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Consulting Accelerator Livestream Q&A, October 20th, 2018

Consulting Accelerator Livestream Q&A, October 20th, 2018

Summary

Livestream Q&A call recording for October 20th, 2018. 

Transcript / MP3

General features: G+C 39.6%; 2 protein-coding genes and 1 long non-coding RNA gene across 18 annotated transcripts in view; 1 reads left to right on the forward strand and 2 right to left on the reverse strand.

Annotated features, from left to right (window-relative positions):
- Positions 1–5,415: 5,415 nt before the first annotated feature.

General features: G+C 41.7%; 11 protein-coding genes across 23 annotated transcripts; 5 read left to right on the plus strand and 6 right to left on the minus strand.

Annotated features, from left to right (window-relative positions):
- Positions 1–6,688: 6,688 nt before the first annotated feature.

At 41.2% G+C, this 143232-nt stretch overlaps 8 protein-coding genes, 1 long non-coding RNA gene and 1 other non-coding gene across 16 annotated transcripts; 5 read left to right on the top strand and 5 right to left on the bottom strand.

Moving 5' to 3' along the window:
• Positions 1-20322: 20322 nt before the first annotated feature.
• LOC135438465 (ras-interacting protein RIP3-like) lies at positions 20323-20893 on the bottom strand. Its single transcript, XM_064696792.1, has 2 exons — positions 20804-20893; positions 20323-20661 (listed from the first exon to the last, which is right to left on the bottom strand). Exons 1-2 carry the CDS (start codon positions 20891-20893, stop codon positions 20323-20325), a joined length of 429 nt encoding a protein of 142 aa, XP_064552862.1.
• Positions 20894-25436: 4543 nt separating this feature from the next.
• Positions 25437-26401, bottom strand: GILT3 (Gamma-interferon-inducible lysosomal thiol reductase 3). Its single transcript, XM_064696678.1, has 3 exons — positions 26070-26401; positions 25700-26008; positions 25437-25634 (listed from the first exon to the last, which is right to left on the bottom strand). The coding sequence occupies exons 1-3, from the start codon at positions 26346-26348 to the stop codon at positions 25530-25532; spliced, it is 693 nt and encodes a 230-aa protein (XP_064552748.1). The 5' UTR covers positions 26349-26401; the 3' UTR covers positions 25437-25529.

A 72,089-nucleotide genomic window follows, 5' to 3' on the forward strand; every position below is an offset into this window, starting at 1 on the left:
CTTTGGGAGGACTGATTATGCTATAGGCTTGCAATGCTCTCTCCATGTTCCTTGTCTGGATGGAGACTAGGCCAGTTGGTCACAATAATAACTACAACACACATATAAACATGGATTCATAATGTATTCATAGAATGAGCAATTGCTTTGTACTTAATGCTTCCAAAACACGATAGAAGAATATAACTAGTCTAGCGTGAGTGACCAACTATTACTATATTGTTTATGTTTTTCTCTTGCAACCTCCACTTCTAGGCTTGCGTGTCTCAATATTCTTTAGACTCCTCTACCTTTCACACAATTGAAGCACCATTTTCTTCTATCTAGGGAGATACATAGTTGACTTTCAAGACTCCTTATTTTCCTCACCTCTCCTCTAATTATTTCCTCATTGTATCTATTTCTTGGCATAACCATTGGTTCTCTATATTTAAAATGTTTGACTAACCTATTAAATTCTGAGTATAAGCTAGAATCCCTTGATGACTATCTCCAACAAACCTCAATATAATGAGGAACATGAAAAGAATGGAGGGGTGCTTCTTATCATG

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Sam Ovens: All right. I can see a couple of people jumping on here. Just let me know in the comments box if you can see my video and hear my audio. Just to make sure we're got everything working correctly. I can see we've got Jennifer Lee, Jeremy [Freidland], Joshua Westover, Brendon [Morenen], [Jeven] Woods. Welcome. Cool, thanks Joshua. Looks like we've got everything working. So, if it's your first time on one of these calls how they go is I do one of these every Saturday. We go from 3:00 p.m. till 5:00 p.m. Eastern time, that's the time in New York. I recommend putting it in your calendars so you don't forget. And I do them pretty much every Saturday. It's generally three out of four Saturdays. So 75% of the time. And I usually let you know ahead of time if we're not doing one. Sam Ovens: And how they go is you just ask a question and that questions box to the right hand side or the comment box, and I'll answer them in the order that they're asked. So I'll get started here with Jennifer Lee's question. She said, "On your call with [Alberto] he said you outlined why an eight week training program is better than twelve weeks from a psychological standpoint. Can you share your thoughts on why that is." Sam Ovens: So, sure. Well if you could have it in eight weeks or if you could have it in twelve what one would you prefer. You know, if given two options, slow or fast, you'll generally choose the faster one, and that's why. I mean, you want to try and compress it down as fast as it possibly can be done. I mean, if Consulting Accelerator could be done in a minutes I'd do it in a minutes. But I haven't figured out how to do that yet. And so that's why. You don't want to make it long for the sake of long. It needs to be as long as it needs to be so that the person can achieve the result. But it should be as short as possible. Sam Ovens: So Jevon Woods says, "Sam, there are two questions I didn't want to ask for a long time, and I'm not quite there yet, but I'm really curious to know the answers so I have to ask, especially as I'm starting to progress and see great success. One, do you think once we transition from something like a coaching business to a course that it can become so successful that it eventually becomes common knowledge over time and ceases to exist?" Sam Ovens: Yeah, I mean, this is a rational fear. You're worrying about something so far interesting the future. What you're doing here is you're thinking, "Well, if I do start a course, which I haven't done it, and then ... So if I do start a course and that course is really successful and not just really successful but so successful that like the whole world does it, then what would happen then." And you're worrying about what would happen then. Like, first of all you got to start a course. Second of all you've got to make it successful, which is one thing. And then to make it that successful. I mean, that's very hard to do, and if that did happen you'd be happy and successful anyways, so I mean it wouldn't matter. Like this is just a totally irrational fear. Sam Ovens: And then you said, "For example my niche, dating for men, if my product becomes the best in the world and delivers truth and got the best results for men wouldn't this eventually become common knowledge for the average guy over time over a number of years and then people wouldn't need it?" Not true. I mean, they're meditating. Meditating is like sitting down, closing your eyes and thinking about nothing and just breathing. But yet there's bloody businesses out there that teach you how to meditate, and it's just because it is ... Just because you found a way to do it doesn't mean that people will always remember that way. Sam Ovens: I mean, look at health and diet and exercise. If you want to lose weight and be healthy you've just got to get enough sleep, stay hydrated, eat good food and exercise. That's it. But yet, there's massive industry out there trying to sell you a like a new type of shoe or a Nike running app or all sorts of things. Different gems. I mean, the simple stuff is always there but there is never a time when people just see it. That would require all humans to be rational, which they are not. Sam Ovens: [Naylor] says, "Hi Sam, I position myself as a confidence and success coach. My offer and message is I help women unlock their inner confidence by working on their self-esteem, body image and self confidence. I have my program outlined for my confidence booster program but no client yet in two strategy session calls. I am an industrial psychologist specializing in high performance behavior at work. I got one client accidentally by adding value in helping him. My question: how can merge these two into a successful and unique offer so that I can stand out from the crowd?" Sam Ovens: All right. Let me unpack this. Yeah, so what you need to do here is you need to do more strategy session calls, because you've done two strategy session calls and you have no clients. That is very easy to do. I could do two strategy session calls and get no clients. It happens all the time. So what you need to do is do more strategy session calls. Honestly, the answers will come to you as you do more calls. You're not going to figure out the answers just by sitting still and thinking out into the future. It will come to you and you will figure out how to merge it. Sam Ovens: So Jevon Woods says, "How do you deal with your competition in your field considering they could very well use your business advice or course and information and implement it? For example, if I'm the best in the world at what I do for helping men attract the type of relationships they want, couldn't my competition just take my information and compete against me with it? How do you deal with this?" Sam Ovens: Yeah, well, this is a good question. And like anyone can read a book by like let's say Michael Jordan. Doesn't make them Michael Jordan. You can learn the method and you can learn the information but it doesn't make you the same. Like it's practice that makes you good, not information. I mean, information tells you what to do but it's the doing of it that makes you good. So yes, a competitor could just take your information. Would they be better than you at it? Only if they practiced more. Only if they knew how to apply it in the real world better than you. It's practice that makes a competitor dangerous. Not information. Sam Ovens: Brandon [Molran] says, "I'm having trouble with prioritizing. Does it make more sense to focus on getting new students or to make my training program better for the existing students?" Sam Ovens: That's a good question. I would ... If you're having this problem right now I would do both. So I would do some, like half the week making the program better, half the week selling more students in. Because sometimes the answer isn't one or the other, because you can't just binary decide those things out. For example, making your program way better might take a lot of time. It might take more than a month, and in order to do that you can't just completely stop selling and completely stop marketing for an entire month. Or maybe you can, but you probably wouldn't want to. So I would do both. Split your week out and then do it like that. Sam Ovens: Michael [Espaza] says, "Hey Sam. What's your routine in the morning?" Sam Ovens: So, I wake up at 6:50 in the morning and then I go to the gym at 7:00 a.m. and I do a workout for about an hour. Then at 8:00 a.m. I have a shower, get ready and everything. Then at 8:30 ... Oh, and then I have my breakfast, which is just a smoothie, and that all happens in thirty minutes, so that's from 8:00 to 8:30. And then at 8:30 I do a meditation, which goes until 9:00. I do it for 20 minutes each morning. And then at 9:00 o'clock I start my workday. And then I work all the way through till 12:00, and then at 12:00 I have my lunch for half an hour. And then 12:30 all the way through till 3:30, and then there I have like a smoothie, like a break in the afternoon, just for like 15 minutes. Then back to work, and then I work all the way through till 7:00. Then I have dinner then for 30 minutes. Then at 7:30 I'll keep going till 9:00, and then at 9:00 o'clock till 9:30 I plan tomorrow today. So I map out the whole day. Sam Ovens: Now, in between those blocks out there, that's where tasks will be put in, like I'll be working in between those chunks, but my day's structure is the same every day. And so I know, you know, it's just automatic. It just happens on autopilot. And then those little blocks, those spaces in between, that's where I can put work in. Like work towards projects. Sam Ovens: [Raheesh] says, "Hey Sam, just done with week two. Very powerful." Awesome, good to hear. Sam Ovens: Lauren Alexander says, "I'm trying to choose a niche. I know about the screen printing industry as I have worked in it for several years and feel confident in my abilities to seek them out, help them and build up clients fast, but I don't want to do that forever. However I'm eventually want to create a course that helps artists to make a living from their creations. I am an artist, but as I'm not currently making a living for myself as an artist I'd feel like a fraud if I tell people that I can help them and charge a lot for it, although I know I could figure it out eventually." Sam Ovens: Yeah. So, this is a good question. And what I would do if I was you is I would figure out right now how to make a living from your creations as an artist. Because you're currently an artist. You're obviously passionate about it. You haven't out how to make a living from it. Figure that out. Then master it yourself first, get it to work, and then you can probably create a course showing other people how to do it. That is what I would do. Because the other one, you're looking at your skills and all of that, but like the screen printing thing. But this one here is more of your interest and your curiosity and your passion and in my experience and from watching like 20,000 people like go through training, it doesn't matter so much what your skills are. It matters what you're interested in. Because what you're interested in you will get good at, and you will acquire the skills, so I'd go with that one. Sam Ovens: Joshua [Westover] says, "I took your suggestion last week and have started a YouTube channel for my niche, fear of flying. What would you say is my best approach for getting prospects and strategy sessions using YouTube? Maybe attaching a link to my fragmentation funnel in the description?" Sam Ovens: Yeah, I think that could be a good idea. Like you could do that. Or you could just make it even more simple. You could just say, "Private message me if you want to chat." Because you're not going to have a huge amount of traffic, right. Funnels are good when you have quite a lot of traffic, but sometimes just direct messages can work well when you don't have a huge amount. Sam Ovens: [Jawood] says, "I identified a big problem with tech recruiters which is being able to attract more candidates. My offer is to help them attract candidates consistently through improved market knowledge. A while ago you advised that I work with them to help them get clients with digital marketing to learn more about that niche. But this has been challenging because they are very skeptical and always demanding social proof, which made me doubt myself and my ability to help them. Between April and July I was able to only get 12 strategy sessions sending 25 messages every day. Should I explore the angle of being a recruiter myself to prove my approach works, since I'm more interested in the recruiting side rather than the digital marketing side?" Sam Ovens: Yes, I do think you should do it yourself first. Absolutely. That's how you're going to learn. That's the only way you'll learn. So get in, get your hands dirty, figure it out, and then you can scale up that method and sell it to others. Sam Ovens: Michael Espaza says, "Hey Sam, I'm in the mortgage business. Any advice on how you would generate customers?" Sam Ovens: Yeah, I would just go through the program, Consulting Accelerator. It shows you exactly what I would do if I was you, step by step. So just go through that. Sam Ovens: [Berkely] Robinson says, "Does Facebook optimize for days of the week or should I manually select days of the week? Helping eCom stores and the products sell hot SMTW and slow TFS." Sam Ovens: Yeah, so Facebook doesn't necessarily optimize the days. Like if you advertise in your budget so like let's say 100 dollars a day. Facebook is just going to spend like that 100 dollars a day. It's trying to spend that budget across a 24 hour period. If one day ... If a Wednesday is better than a Monday it's not going to not spend anything on Monday and then spend it all on a Wednesday. It doesn't do that. You can set it up manually with dayparting so like you can part it to only run on specific days and things like that. But in my experience that just makes it worse. Like in my experience running ads you want to be consistent. Really really really consistent. And you want to have things running every day of the week and every hour of the day. And that's how you gain momentum. Sam Ovens: So that's how it works. I would really be certain in your strategy here about only running it on specific days. Like I'd make sure you have some real data before you'd make a decision like that, because I'm pretty sure like you would make less money by only running it on those other days. Sam Ovens: Brian [Zarusky] says, "Hey Sam. Is coaches and consultants expert niche enough or too broad?" Sam Ovens: Too broad. That's a very broad one. Especially for standing out. Sam Ovens: Mark [Gilday] says, "Here's my big question and it may not be appropriate to answer in this form, but I'm interested in [UpLevel] consulting, but do not want to take your time for the call unless it is in budget. What is the cost for the UpLevel consulting program?" Sam Ovens: Sure, so I'll just copy in [Rhett] and Rhett. I just commented, "Here Rhett will just message him on Facebook. Just do a chat and just say you're interested and he'll help you out." Sam Ovens: Now, where were we? Joshua Westover says, "I'm considering creating slides to help with presenting my one-on-one coaching for fear of flying. I'm thinking it will make it easier as it will guide me as well as show what I'm explaining more clearly with diagrams, etcetera. Would you recommend this at all?" Sam Ovens: Yes. Creating slides can be a really good thing to do because it forces you to really like sharpen and hone and refine your concepts and your methods. And so a lot of people, they don't make slides. Like they won't make a [VSL], they won't ... and if they make a course they won't make any slides either. And what they prefer to do is just have like a whiteboard up or a flip chart pad thing with a pen and just kind of like draw and draw all over it. But those people do have very organized minds, and their thinking is horrific. It's chaos. And sure it's easier to do that. It's easier to stand in front of a board and just talk around in circles, and because [Meta] can draw some diagrams. But it doesn't really get the thinking clean. Forcing it into slides and words and like concepts and diagrams, that requires a lot more effort and it's harder and it's more painful but the outcome of it is clearer thinking and that's what makes a really good course. That's what makes an exceptional course. Sam Ovens: Nick [Petroky] says, "Do you plan on ever becoming an American citizen?" Sam Ovens: Haven't even thought about it, really, to be honest. I'm on my visa right now, and my visa lasts for quite a long time, so I was just going to stay on that and then see like when I get close to the end look at what the options are. But I don't really see much difference between being a citizen and being what I have now. Because you can still pretty much do the same things. Jackie says she is in week two and loving it. Awesome, glad to hear that. [Sterling Cully 00:21:13] says, "If we are doing health related coaching, who do we ask to do our market research?" Sam Ovens: Well, who is your niche? You know, if you ... Like, say you're talking about health related coaching but who is the niche? Who is the person? Whoever the niche is you talk to them. That's who you do your research with. Sam Ovens: [Dannielle Christine 00:21:37] says, "Do I really need to check Facebook ads every day if I set up rules that it doesn't go outside of my KPI and budget and cost per lead?" Sam Ovens: Yes you do. Seriously. You can set up rules, but the thing is it can do weird stuff. And it has to be checked on. It's not a lot of work. It's just checking it once a day, reporting it, putting it into your spreadsheet, and then making adjustments. And one, you can't really automate that putting of it into spreadsheets. And someone will probably say, "Oh, I bet you can with like Zapier and all of this other crap." Yeah, I don't want to trust that. This thing is too important to put a Zapier thing together. Like I see so many entrepreneurs try to automate things that are crucially important and take not much time. For example, like the war map calendar which I give to people and get them to use. I saw some people like complaining. They're like, "Why isn't this war map automated? Why when it goes to the next day do I have to manually make that day yellow and manually cross out the other day?" Sam Ovens: I was like, "That's about two clicks, and probably about three seconds." All right. You don't really need to automate two clicks in three seconds when you're probably like watching Netflix and hanging out on social media for like nine hours a day. Now, you do not want to get rid of and try to automate and outsource really critical things. Like you want to hold them close. There's some things that you always want to do yourself. And in the beginning up until you're making a lot of money the reporting of your key metrics and KPIs, especially from Facebook, is extremely important. Sam Ovens: Nadine says, "Hi Sam. My niche is helping Ecuador expats to become fluent in Spanish. I am hoping you could help me come up with a data point for the sales script. Currently I'm asking how much time they spend per day speaking Spanish verse how much time they want to spend speaking it will. I'm not sure this is the best way to measure their current level and their desired level so I'd appreciate some feedback." Sam Ovens: Sure. Well, you're talking about something, that what you're helping people do is you're helping people become fluent in Spanish, right. So what they're going to have in their mind is a view of what being fluent in Spanish is. And you need them to tell you that. So they might think of like going to a dinner party and being able to speak it the whole time, or being able to walk anywhere in the country or town or whatever and be able to speak it fluently. Like, you want them to tell you what they believe is the fluent situation. And that's not so much going to be a metric of number of hours. It's going to be a way they described it. It'll be an image that they are describing to you that they have in their mind. Sam Ovens: And then the current situation is just the current state of how things are. So what are they doing right now? It's an image. It's like, you know, they only speak Spanish to some people. Maybe nobody knows they're even learning how to speak Spanish because they're too embarrassed. Like don't worry so much about trying to get a number for it. Just try to get the image from their mind. Sam Ovens: [Raheev] says, "Question, how would consulting.com help me with a done for you program for software development kind of work? I just completed week two so if it's later on don't worry." Yeah, I mean, it will show you how to do that. I mean, it's pretty universal. It doesn't matter what you're selling, whether it's done for you stuff that's very technical or just life coaching or ... It's all the same thing. You're basically selling a solution to a problem and you sell it the same way and the methods are universal. So don't worry about it. You'll find it. Sam Ovens: Paul [Eastern] says, "I've been in the digital space for a few years, and I've been approached by two potential clients based on my background. The work they want is outside the area I want to go. I help Amazon sellers build a profitable off-Amazon Shopify store. I could help with consulting. My concern is it's off the direction I want to go." Sam Ovens: Yes, that's a good question. It depends. If you don't need the work or the money, say no. If you are in survival mode and you need it then you should probably take it. So this is what you do. But if you don't need the money and you're fine as you are trying to work with your other thing, say no to the money, leave it on the table. Like if you want to get really good at something and grow to the next level you have to learn to say no to money. And I do this all the time. People want to like, people want private days consulting and want to buy hour long phone calls and things, and we just say no to everyone all the time. And it's just a default no. No, no, no, no. Even if someone was like, "I'll give you a million dollars for this." No. You have to get good at saying no. Sam Ovens: Now, in the early stages when you don't have any money and you're kind of survival mode it's a different story. You kind of have to do some stuff that isn't ideal because that's the journey. You're building up experience and knowledge and also some money so that you don't have to do things that you don't want to do. Sam Ovens: Ian Edwards says, "I see you're really comfortable putting yourself out there to deliver your message. Was it always that way or did you ever struggle with exposing yourself. If so any advice on overcoming the fear of exposure?" Sam Ovens: I don't really think I'm ... I think at the beginning it was actually quite hard. Like because you care a lot about what other people think of you, when a normal person does. So if you're a normal socially conditioned human being, which you are if you've grown up in a civilization, then you're very very conditioned to social concepts. So like what your group and social circles and everyone thinks about you. And you're always thinking, "What do they think about me." Which is kind of weird. And it's of huge importance to people. And as soon as you start doing entrepreneurship and you have to put yourself out there like that, yeah, it does play havoc with you quite a lot because people start calling you names and everything and you're used to caring about that a lot, and now it's happening excessively and it's kind of challenging. But you don't really have any other choice, and it doesn't really matter anyway. If you analyze it and think about it, who cares what some random person thinks about you. That's kind of stupid. And when you really think about it, who cares about what anyone thinks about you. The only thing that really matters is what you think about yourself. And so I can say that it'll be hard for everyone when they first start doing it, but that shouldn't stop you from doing it. And then with time and just experience and exposure you'll just forget about it and it'll just be nothing to you. Like I don't even care about it anymore at all. Sam Ovens: Josh says, "How do you get around or handle this on strategy sessions? I don't think my customers are on Facebook so the ads won't work. It's pissed me off so much that I've started bluntly asking, "Is that fact or opinion?" And they start spitting feathers blurting out all sorts of crap. But I don't know how to get around it and it comes up on every strategy session." Sam Ovens: Sure. Well, what is your niche? Can you just type a reply to your message here and just say what your niche is. Because there's a good way to get around it, but it kind of depends on the niche. Let me just see if you reply with what your niche is. If you just reply to your original comment ... Yeah, so I can't see it here, but as soon as you tell me what your niche is I'll tell you how to handle this one. And then it'll make sense for everyone else too if they need to handle this one. There's a good way to respond to it. Sam Ovens: Mark Chapman says, "Is it possible to have two types of clients for one niche without having two sales processes? I help top to middle managers achieve strong results and build better organizations." Yes. So really that's the same thing. Like there's never going to be an exact carbon copy of this person who is our niche. Every individual is going to be slightly different but they all fall within the same kind of category. And so this is just managers really, top to middle management. I mean, it's the same sort of thing. So that is really just treat them the same. There might be some nuances which you dynamically adapt to in each conversation, but that's it. Sam Ovens: Lee Parker says, "I have a list of 18,000 people in my niche. Is it important to use a live webinar for the list farming method, or is an automated webinar just as effective if use [inaudible] webinar to have them sign up with the webinar at a specific time? Sam Ovens: If you're doing a list farming method to your existing list a live webinar would probably work better. When it comes to running paid traffic consistently to something over a long period of time you want to use an automated. But for a one-off farming event do it live webinar. Sam Ovens: Joshua Westover says, "That eye at the start of your webinar, is it from Alien Covenant? I'm still not sure where the [C] logo is from" Yeah, that's where I got that eye from. And the C logo, well, I'll let you keep trying to find where that came from. Sam Ovens: [Sterling Cully 00:34:14] says, "For men who experience impotence because of work stress, they perk up when I say that it can be solved, but it's still just a symptom of a tough business situation. Should I stick with the health portion or expand to helping with business strategy which I definitely could?" Sam Ovens: Yeah. I mean, you've got to be careful here because if you're saying that you help people with mindset and health and all of that then you should really stay on that stuff. And then if you start spotting tactical problems in somebody's business it kind of gets murky if you go over and start helping them with all of that too. Because I'm just trying to imagine what that would look like if you did both. Like you're really good at everything in business and you can help these people solve all of these problems in their business, but you also help them with their health and fitness and everything. I'm just trying to understand what that would look like. Sam Ovens: It makes more sense doing it from the business side and also helping with the health than it does from the health side and also helping with the business. And I would lead with whatever one is more important to them. Like what do they care about more? The business result or the health result. And what one you want to focus on more. Do you want to help people with their business or with their health? I would start by focusing on one of those, and they might include a little bit of stuff on the peripheral which helps. Like if you're doing business it might include a small amount of stuff that helps with the health. And if you're doing health it might include a small amount of stuff that helps with the business. But I wouldn't try and nail both. They're two big things on their own and they're very different. Ellen [Cone] says, "Hey Sam. My first client was [Done For You 00:36:35] to a CEO of a software in the automotive industry to help them get more clients. I charge 6K per month. Now I want to help sales engineers increase their sales in auto industry. My niche is helping engineers who are in sales increase sales. I wanted to charge one time price and eventually create a program. How much can I charge for [Done With You 00:36:59]? I mean, you can charge whatever you want. I think you've got to go through the process and in the Consulting Accelerator program in week one, which is around crafting your offer, coming up with the pricing and the messaging, really evaluating how much value it adds to them, and what it would cost them to not solve the problem. Really evaluate it like that and then come up with your pricing based on value. Sam Ovens: [Jawood Pillar 00:37:40] says, "What is the four ... " [Jawood] says, "What is the four pillar framework you mentioned once in week two training, The Alchemy of Self, when you were describing yourself when you first got started, you said helped people build successful business. Sam Ovens: Yeah, that was just this thing I came up with like a while ago. I honestly don't ... No, I might be able to remember what it was. Yeah, it's pretty much what I put in like Consulting Accelerator in the start of the ... That pinup in like week one, module one. And I'm pretty sure it's like business fundamentals, like niche offer, all of that. And then mindset and then the sales process. Like a method to attract clients, and then a sales process to convert clients. It's like these four things. Foundations, mindset, attraction, conversion. Pretty sure that was the four pillars. Sam Ovens: Robin Thompson says, "Is using an online survey a good way to socialize and test your message?" Sam Ovens: I mean, nowhere near as just talking to people to be honest. Talking to people is the ultimate way to learn about the market and test your message. Sam Ovens: Lauren Alexander says, "Since there are so many ways that artists can actually make money, commissions, licensing, selling originals, apparel, etcetera, do you think I should focus on one aspect so my [NVO] isn't a million things, or should it be a combination of all of those things including passive income for artists?" Sam Ovens: It should be the thing that works the best. Now not all of those things are going to work well. And you don't know like which one works well because you haven't made any one of them work. So you need to do your research, dig into it. Start finding the people. If I was you, I would look at the artists that have figured out how to make money off of their work and I would research the hell out of those people and then I would see what they're doing and spot the patterns and similarities between all of them. And find who's doing it the best. And then boil that down to the simplest terms and try and do that yourself, get it to work for yourself. And then really hone and refine it. And then once you've mastered that then you can probably start providing that as a course to other artists. Sam Ovens: Roberta says, "My services are aimed at helping companies implement corporate social responsibility. Should I focus on the benefits of the individuals, finding a sense of purpose, etcetera, or the benefits for the company, cost savings, legal compliance, employee attraction, etcetera?" Sam Ovens: Yeah. So I think what you need to do is you need to figure out who is your niche. Is it the owners and the executives and the managers of corporations, or is it the employees within the corporation? Like, which one is your niche? Which one are you targeting? And then what is their problem? And then your solution is a solution to that problem for that group of people and that is who you should make your message all about. Sam Ovens: [Jawood] says, "Does Ashley have bad habits which you think affect her badly? How do you deal with a partner who has bad destructive habits such as addiction to social media, and how do you advise them to quit that?" Sam Ovens: Yes, I mean, I don't really think Ashley has that. I mean, Ashley likes to look on Instagram but she doesn't really use Facebook or any other social networks. And also I don't think her using Instagram is that bad because she hasn't put like these goals and responsibilities on her that require her to not have to do that. So she's happy and fine with it. Like I only think social media and that stuff is bad when it's stopping you from actually achieving what you want. And so I try not to get into other people's business unless it's very clear to me that they don't want to be doing it and they just don't know how to stop it. That's when I will kind of intervene. But otherwise I just let people kind of be themself and do whatever they want. Unless they come to me asking for advice. Then it would be different, right. Then I would tell people like what I do in Accelerator. I'd start getting ruthless with people and tell them to strip away everything. But if they don't ever ask me for my advice I don't really give it. Sam Ovens: Dan says, "I'm in the hybrid battery niche. I have many ways I can head with my knowledge in this industry. I have gotten a client where I consult him on his business. The other side is sales of hybrid vehicles to dealerships. I have also gotten interest from people who want to get into the business of rebuilding hybrid batteries and selling them. This breaks down into three parts. One, people that are in the business already, low hanging fruit. Two, people getting into the industry. And three, working on a sales course. What would your advice be on going towards this industry?" Sam Ovens: That's a good question. It sounds like a cool niche, first of all. And it's definitely a sunrise industry with the way cars are kind of evolving. And I would start with the people that are in the business already. That's the best place to start, because you want to master that and conquer that one first. And then once you've exhausted that one, which won't happen for like a year or more, more like two years, then you can start focusing on the other one as well. So you're helping people in the industry get better, and then you're helping people join the industry and start. And then once they've started you can help them get better too. And you can [inaudible] them up through both of your things. Sam Ovens: Jawood says, "Someone has once asked you about resources and prototype wire frames for SnapInspect which you did using Keynotopia. I had a quick look online but only found the article from them. Can you please provide the actual Keynotopia files which you gave to one of the students already?" Sam Ovens: I didn't give them the files, like the actual Keynotopia files. I just showed them the video on YouTube. So if you go to YouTube and you search for SnapInspect and then you look at the SnapInspect YouTube channel and you find the very first video that was ever uploaded on that thing, that'll be the one of me clicking around on my old iPhone showing a prototype of the app. That's what I gave the person. I didn't give them the actual PDF files. Sam Ovens: Mark Chapman says, "In my [Done For You 00:45:52] offer to help top and middle managers achieve strong results and build better organizations so far I'm getting solid and positive feedbacks from my existing clients. Two clients over one billion annual turnover for each of them, 500 employees plus. I'm just struggling on the sales part in my value video, plus doubting that my [P2P] approach works for the B2B approach if I target HR managers instead of managers." Yeah. So here you've just got to know who you're talking to. So who is going to be watching the value video. Is it more likely to be like an HR manager or is it more likely to be an executive? Like who are the different types of people that are going to interact with the video? You want to list them down. Like who are the main four people or the main three people or two people? And then in your video you're going to talk to all of those people. So you don't have to do a different video to talk to all the different ones. You can talk to all of them in one video just by making sure that you follow the parallel stories all the way through. It's kind of an art to do it, but you can do it. And so you can say, "Are you an HR manager or an executive or someone else?" And then you can kind of mention and talk to all of them throughout the whole thing. That's how you do it. Josh [Dez], "I'm not passionate about my niche either. My passion lies actually [DM], funnels, copywriting, etcetera. So I'm not overly sure who I fully want to work with. I've figured out the system I need to get those clients results. But the industry itself, small business lending. So I'm not overly sure what to do and who to work with." Sam Ovens: Yeah. So it sounds like your problem probably stems from this, not actually being passionate about your niche, more so than any other thing. And so I would probably fix that. I would take a little bit of time to think, who do you really want to work with? What are you really curious and passionate about? And pick that niche. Jawood says, "Someone has once asked you ..." I've already answered that. Sam Ovens: Jennifer Lee says, "Regarding affirmations, what advice can you provide so we compile the best affirmations possible for our specific situation. I'm leveraging my new character worksheet and other worksheets in week two." Sam Ovens: Sure, so what you want to do is you want to look at your current self, like who you are now and everything and all of your characteristics. Then you want to look at your future self, like your new character and all of those characteristics about them. And then you want to spot the differences. What weaknesses do you have now that you need to fix? And then what strengths do you want in the future that you don't have now? Now, your affirmations are going to be building those things. Your affirmations are going to directly relate to fixing bad habits and bad traits and building and acquiring and strengthening new desired traits. That is their purpose. Sam Ovens: Isaac says, "I need a bit of help referring friends to the Consulting Accelerator. What would be the most effective steps to convince the skeptics and or [inaudible] into people that buy CA program?" Sam Ovens: Honestly, I'd just get them to try it. Like give them the free trial. Like say, "Look, just try it and see. I mean, I can explain it to you all day but you might as well just look at it." I'd do that and maybe show them like inside the Facebook group at all that ring the bell all the time, just again and again and again and again. Those two should be quite powerful. Sam Ovens: [Ricardo] says, "Can you tell us about the biggest objection you overcame when you were consulting yourself?" I don't think there was one big objection really, to be honest that ... The main one I would say that came up is more just ... It's more just like decisiveness and sense of urgency and just making a decision. Like it's very hard to get people to do this. And a lot of people, they might need what you have, obviously blatantly they need it. And they have the money, and you've explained it fully. And you've covered all of their questions and everything. But they still just don't pull the damn trigger. They're like, "Oh, I don't know, I have to think about it." Or, "I just need a bit more time to think about it." That sort of crap. That is the stuff that lies at the heart of ... Sam Ovens: (silence) Is it still working? My whole computer just pretty much shut. Like Facebook's going nuts. Reload site.